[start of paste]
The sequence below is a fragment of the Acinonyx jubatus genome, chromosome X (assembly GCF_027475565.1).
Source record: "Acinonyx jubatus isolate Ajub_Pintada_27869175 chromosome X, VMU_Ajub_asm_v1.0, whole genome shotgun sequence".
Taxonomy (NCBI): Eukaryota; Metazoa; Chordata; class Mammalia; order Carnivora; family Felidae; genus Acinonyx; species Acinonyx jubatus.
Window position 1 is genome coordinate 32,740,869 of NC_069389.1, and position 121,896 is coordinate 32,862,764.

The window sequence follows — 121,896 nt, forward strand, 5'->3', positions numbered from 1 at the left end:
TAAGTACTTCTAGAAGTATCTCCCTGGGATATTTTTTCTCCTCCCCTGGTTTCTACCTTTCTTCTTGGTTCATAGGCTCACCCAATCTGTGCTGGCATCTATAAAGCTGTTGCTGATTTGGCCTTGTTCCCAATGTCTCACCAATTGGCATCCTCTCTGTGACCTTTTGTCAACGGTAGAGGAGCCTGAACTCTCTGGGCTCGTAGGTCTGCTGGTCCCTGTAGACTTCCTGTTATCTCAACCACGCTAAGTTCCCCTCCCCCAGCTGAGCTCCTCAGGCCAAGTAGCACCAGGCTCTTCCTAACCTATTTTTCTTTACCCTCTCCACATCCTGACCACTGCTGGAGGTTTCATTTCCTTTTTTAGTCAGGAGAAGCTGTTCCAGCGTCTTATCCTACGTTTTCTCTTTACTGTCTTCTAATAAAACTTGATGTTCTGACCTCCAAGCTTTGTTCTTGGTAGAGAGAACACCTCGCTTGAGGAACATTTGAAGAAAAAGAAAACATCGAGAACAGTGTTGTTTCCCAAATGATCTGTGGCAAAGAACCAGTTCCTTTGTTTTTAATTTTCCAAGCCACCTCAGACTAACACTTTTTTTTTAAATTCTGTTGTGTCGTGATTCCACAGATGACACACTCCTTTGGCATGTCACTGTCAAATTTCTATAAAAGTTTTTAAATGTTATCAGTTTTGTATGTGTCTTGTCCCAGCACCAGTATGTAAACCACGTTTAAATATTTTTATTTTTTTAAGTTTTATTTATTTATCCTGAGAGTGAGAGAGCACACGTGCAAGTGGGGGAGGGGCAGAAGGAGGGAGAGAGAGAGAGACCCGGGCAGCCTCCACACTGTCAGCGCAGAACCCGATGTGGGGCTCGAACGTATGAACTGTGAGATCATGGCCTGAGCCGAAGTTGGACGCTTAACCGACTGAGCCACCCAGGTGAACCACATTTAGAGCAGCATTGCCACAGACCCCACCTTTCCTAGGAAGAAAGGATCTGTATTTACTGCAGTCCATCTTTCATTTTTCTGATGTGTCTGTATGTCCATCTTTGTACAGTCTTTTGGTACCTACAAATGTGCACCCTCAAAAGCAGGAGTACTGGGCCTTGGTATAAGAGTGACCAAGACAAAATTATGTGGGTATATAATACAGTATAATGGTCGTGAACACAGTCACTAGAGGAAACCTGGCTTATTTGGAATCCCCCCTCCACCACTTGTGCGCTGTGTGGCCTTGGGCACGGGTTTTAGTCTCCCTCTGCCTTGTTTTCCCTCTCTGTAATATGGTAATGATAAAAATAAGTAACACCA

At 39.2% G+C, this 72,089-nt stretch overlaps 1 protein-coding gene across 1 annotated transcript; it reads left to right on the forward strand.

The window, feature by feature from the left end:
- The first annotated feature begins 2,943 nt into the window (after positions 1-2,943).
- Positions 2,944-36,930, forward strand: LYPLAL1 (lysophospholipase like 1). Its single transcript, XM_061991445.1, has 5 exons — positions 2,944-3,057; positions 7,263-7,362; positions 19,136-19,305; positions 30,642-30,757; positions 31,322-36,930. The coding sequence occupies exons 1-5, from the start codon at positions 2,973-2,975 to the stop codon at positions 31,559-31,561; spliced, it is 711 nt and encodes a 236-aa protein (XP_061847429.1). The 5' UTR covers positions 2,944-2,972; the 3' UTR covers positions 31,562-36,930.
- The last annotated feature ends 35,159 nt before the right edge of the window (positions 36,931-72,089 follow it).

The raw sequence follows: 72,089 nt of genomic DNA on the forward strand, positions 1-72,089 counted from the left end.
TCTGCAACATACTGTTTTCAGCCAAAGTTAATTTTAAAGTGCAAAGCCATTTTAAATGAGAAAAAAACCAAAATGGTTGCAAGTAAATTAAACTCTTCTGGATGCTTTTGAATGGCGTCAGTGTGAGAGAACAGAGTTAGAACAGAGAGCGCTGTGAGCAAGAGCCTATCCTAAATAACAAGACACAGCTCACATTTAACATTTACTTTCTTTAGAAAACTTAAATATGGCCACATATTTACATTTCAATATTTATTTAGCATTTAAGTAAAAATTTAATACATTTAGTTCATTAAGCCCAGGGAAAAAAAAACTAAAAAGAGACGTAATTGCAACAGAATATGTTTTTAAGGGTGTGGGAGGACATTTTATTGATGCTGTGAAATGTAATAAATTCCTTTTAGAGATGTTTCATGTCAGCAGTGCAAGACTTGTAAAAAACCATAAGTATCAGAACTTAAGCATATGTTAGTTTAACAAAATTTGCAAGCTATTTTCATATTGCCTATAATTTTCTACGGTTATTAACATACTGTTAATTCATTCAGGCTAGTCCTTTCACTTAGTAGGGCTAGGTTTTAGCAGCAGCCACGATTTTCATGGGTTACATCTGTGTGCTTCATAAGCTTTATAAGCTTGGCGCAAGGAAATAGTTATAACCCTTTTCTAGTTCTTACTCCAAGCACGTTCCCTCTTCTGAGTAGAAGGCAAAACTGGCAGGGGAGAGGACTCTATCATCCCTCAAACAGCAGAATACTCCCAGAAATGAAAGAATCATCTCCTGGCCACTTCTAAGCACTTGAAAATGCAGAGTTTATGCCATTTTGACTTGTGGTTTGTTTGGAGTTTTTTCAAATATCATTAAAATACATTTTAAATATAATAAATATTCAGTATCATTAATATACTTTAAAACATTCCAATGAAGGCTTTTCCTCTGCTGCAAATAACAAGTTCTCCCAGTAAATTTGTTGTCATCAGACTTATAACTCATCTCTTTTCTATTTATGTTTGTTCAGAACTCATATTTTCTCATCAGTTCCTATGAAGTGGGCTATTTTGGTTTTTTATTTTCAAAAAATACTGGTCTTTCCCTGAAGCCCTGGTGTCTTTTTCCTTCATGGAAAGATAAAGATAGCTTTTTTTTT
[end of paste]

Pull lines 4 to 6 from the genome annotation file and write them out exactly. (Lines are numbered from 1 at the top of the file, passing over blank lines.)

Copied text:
Window position 1 is genome coordinate 32,740,869 of NC_069389.1, and position 121,896 is coordinate 32,862,764.

The window sequence follows — 121,896 nt, forward strand, 5'->3', positions numbered from 1 at the left end:
TAAGTACTTCTAGAAGTATCTCCCTGGGATATTTTTTCTCCTCCCCTGGTTTCTACCTTTCTTCTTGGTTCATAGGCTCACCCAATCTGTGCTGGCATCTATAAAGCTGTTGCTGATTTGGCCTTGTTCCCAATGTCTCACCAATTGGCATCCTCTCTGTGACCTTTTGTCAACGGTAGAGGAGCCTGAACTCTCTGGGCTCGTAGGTCTGCTGGTCCCTGTAGACTTCCTGTTATCTCAACCACGCTAAGTTCCCCTCCCCCAGCTGAGCTCCTCAGGCCAAGTAGCACCAGGCTCTTCCTAACCTATTTTTCTTTACCCTCTCCACATCCTGACCACTGCTGGAGGTTTCATTTCCTTTTTTAGTCAGGAGAAGCTGTTCCAGCGTCTTATCCTACGTTTTCTCTTTACTGTCTTCTAATAAAACTTGATGTTCTGACCTCCAAGCTTTGTTCTTGGTAGAGAGAACACCTCGCTTGAGGAACATTTGAAGAAAAAGAAAACATCGAGAACAGTGTTGTTTCCCAAATGATCTGTGGCAAAGAACCAGTTCCTTTGTTTTTAATTTTCCAAGCCACCTCAGACTAACACTTTTTTTTTAAATTCTGTTGTGTCGTGATTCCACAGATGACACACTCCTTTGGCATGTCACTGTCAAATTTCTATAAAAGTTTTTAAATGTTATCAGTTTTGTATGTGTCTTGTCCCAGCACCAGTATGTAAACCACGTTTAAATATTTTTATTTTTTTAAGTTTTATTTATTTATCCTGAGAGTGAGAGAGCACACGTGCAAGTGGGGGAGGGGCAGAAGGAGGGAGAGAGAGAGAGACCCGGGCAGCCTCCACACTGTCAGCGCAGAACCCGATGTGGGGCTCGAACGTATGAACTGTGAGATCATGGCCTGAGCCGAAGTTGGACGCTTAACCGACTGAGCCACCCAGGTGAACCACATTTAGAGCAGCATTGCCACAGACCCCACCTTTCCTAGGAAGAAAGGATCTGTATTTACTGCAGTCCATCTTTCATTTTTCTGATGTGTCTGTATGTCCATCTTTGTACAGTCTTTTGGTACCTACAAATGTGCACCCTCAAAAGCAGGAGTACTGGGCCTTGGTATAAGAGTGACCAAGACAAAATTATGTGGGTATATAATACAGTATAATGGTCGTGAACACAGTCACTAGAGGAAACCTGGCTTATTTGGAATCCCCCCTCCACCACTTGTGCGCTGTGTGGCCTTGGGCACGGGTTTTAGTCTCCCTCTGCCTTGTTTTCCCTCTCTGTAATATGGTAATGATAAAAATAAGTAACACCA